The way you build your spreadsheet model can dramatically affect the time and cost of having it reviewed – read on to find out how:
If a spreadsheet model is being used as the basis for a financial decision, modelling aware companies will subject the model to a thorough review to identify and correct logic errors. It is essential to do this before relying upon the figures it produces – the risk of error in spreadsheets is the subject of much academic research and is well known. If a company doesn’t think this is important, any banks involved certainly will.
Obviously, a professional firm will charge a fee to do perform a review, but there is a lot you can do to reduce the cost.
A couple of models we reviewed recently, one small, one quite large, contained 90,000 and 500,000 formulae respectively. Clearly it would take months or even years to look at each of these, which is partly why there is a widely accepted principle amongst professional modellers, that formulae should be the same across a row (see our whitepaper on modelling SCILS). If all formulae on a row are identical, we only need to check one formula per row – in a five year monthly model, that divides the total formulae by 60, getting down to a few thousand formulae. As a rule of thumb, formulae typically take one to two minutes to review (depending on complexity).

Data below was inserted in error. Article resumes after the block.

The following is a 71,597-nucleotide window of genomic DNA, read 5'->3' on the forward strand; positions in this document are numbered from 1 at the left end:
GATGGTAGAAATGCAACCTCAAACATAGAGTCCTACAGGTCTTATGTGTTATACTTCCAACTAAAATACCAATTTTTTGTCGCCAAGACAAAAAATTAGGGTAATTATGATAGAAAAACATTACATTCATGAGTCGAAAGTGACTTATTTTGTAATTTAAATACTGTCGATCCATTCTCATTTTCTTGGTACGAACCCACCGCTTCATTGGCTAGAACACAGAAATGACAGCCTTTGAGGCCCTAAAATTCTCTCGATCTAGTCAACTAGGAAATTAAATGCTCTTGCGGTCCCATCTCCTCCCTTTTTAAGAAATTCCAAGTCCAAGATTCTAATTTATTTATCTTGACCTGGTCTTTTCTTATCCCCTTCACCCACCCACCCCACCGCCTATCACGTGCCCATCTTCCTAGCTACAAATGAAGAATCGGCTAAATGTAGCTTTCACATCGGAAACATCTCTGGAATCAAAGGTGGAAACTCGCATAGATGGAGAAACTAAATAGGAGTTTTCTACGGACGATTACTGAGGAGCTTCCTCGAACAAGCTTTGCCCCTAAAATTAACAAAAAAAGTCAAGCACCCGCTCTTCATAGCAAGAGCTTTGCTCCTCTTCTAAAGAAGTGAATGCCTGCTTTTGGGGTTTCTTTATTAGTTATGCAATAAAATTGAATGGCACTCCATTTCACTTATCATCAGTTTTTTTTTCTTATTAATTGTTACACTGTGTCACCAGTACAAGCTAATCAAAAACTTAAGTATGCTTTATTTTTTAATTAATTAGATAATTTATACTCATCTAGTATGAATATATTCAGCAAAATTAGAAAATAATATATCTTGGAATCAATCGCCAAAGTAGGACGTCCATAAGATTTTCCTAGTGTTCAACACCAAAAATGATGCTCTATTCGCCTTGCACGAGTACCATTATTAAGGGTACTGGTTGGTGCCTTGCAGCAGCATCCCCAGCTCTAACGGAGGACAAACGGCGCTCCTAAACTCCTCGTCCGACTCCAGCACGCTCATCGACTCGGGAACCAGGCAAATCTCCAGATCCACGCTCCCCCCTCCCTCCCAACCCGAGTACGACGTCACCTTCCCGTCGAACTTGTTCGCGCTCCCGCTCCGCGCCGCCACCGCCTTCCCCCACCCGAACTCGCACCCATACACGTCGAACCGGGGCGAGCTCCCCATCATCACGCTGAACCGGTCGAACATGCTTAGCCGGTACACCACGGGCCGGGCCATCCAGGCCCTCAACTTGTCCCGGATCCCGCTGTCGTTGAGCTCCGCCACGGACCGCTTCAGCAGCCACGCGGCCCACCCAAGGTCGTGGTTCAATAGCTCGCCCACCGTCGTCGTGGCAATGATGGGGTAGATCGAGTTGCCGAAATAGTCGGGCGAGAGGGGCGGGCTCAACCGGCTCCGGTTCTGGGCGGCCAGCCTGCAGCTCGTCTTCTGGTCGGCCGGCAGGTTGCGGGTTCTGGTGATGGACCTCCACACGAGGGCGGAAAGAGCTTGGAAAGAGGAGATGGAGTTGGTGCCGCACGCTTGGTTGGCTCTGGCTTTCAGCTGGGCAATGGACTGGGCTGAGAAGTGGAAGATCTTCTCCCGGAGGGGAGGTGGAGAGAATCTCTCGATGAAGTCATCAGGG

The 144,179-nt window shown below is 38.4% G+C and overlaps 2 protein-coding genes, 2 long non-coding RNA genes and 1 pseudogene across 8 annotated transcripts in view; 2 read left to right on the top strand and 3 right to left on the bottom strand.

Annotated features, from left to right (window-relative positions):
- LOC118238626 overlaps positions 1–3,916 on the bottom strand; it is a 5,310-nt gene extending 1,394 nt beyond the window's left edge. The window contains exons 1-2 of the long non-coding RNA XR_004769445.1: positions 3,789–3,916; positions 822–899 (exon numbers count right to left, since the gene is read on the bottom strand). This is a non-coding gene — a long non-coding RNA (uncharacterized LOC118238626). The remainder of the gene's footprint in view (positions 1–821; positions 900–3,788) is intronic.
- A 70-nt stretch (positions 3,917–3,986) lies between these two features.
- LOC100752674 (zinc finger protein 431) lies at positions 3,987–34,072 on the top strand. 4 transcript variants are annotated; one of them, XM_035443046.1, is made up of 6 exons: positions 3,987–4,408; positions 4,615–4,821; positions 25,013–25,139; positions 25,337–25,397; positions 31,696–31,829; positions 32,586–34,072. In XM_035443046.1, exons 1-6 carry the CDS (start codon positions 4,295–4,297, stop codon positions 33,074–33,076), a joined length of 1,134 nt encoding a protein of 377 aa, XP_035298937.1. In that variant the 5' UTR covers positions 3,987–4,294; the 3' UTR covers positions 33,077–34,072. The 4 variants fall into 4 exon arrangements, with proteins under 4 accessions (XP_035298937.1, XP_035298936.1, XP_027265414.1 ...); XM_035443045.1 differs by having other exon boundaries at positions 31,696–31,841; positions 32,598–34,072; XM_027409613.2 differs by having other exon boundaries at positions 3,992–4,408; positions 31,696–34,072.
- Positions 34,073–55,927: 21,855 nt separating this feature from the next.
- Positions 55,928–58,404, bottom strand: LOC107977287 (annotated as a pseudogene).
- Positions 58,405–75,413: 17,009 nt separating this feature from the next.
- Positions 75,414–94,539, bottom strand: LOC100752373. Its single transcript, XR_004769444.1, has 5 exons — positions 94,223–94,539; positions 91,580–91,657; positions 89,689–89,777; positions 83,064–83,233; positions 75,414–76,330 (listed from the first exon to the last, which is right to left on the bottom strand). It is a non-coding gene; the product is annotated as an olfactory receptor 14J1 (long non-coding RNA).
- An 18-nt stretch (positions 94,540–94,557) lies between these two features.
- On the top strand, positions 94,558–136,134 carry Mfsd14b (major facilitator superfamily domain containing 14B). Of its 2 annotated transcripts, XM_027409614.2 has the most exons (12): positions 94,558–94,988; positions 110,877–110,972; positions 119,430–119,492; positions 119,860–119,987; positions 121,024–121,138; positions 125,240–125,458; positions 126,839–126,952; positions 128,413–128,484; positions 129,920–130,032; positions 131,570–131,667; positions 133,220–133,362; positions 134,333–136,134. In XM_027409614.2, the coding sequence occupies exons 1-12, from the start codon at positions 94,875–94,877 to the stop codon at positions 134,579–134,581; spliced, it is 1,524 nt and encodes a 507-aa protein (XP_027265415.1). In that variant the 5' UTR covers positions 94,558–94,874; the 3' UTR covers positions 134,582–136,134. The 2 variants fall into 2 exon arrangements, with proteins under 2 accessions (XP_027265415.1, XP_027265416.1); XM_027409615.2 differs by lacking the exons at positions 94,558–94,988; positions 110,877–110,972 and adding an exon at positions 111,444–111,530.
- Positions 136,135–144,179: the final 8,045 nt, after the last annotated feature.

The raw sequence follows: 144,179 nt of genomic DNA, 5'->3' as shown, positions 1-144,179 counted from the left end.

If you are constructing a model, the best way to minimise the cost of a review is to build it with as much consistency as possible. This means keeping the formulae the same across the row (as discussed above) but it is often also possible to construct a formula that works for several rows as well. You may also be able to make several blocks of repeated calculation or even entire sheets identical, to deal with departments, divisions or business units. Model reviewers will have software that can compare blocks and sheets, so only one of these identical sheets needs to be tested.
Beware though; two identical blocks of calculation or sheets for two business units will need different inputs. If the inputs are on another sheet, the formula referring to the inputs will be different if you use a normal cell reference – if one business unit’s inputs start on row 10 and the other on row 20, the formulae on the calculation sheet will be =input!H10 and =input!H20 respectively and will register as being different when analysed with spreadsheet review software.
It is possible to construct identical formulae to pick up the correct input, so the calculation blocks or sheets will be identical and the reviewer need only look at the exceptions on each sheet, thereby reducing time and cost. A few key functions make this possible – they include INDEX, MATCH and OFFSET. We will be posting videos of how to use these functions on our website, but if you really want to know how to reduce the cost of your reviews, you could attend one of our training courses that go into these things in detail.
If you would like to know more about keeping your costs down with modelling, please call us – all the details are on our contact page.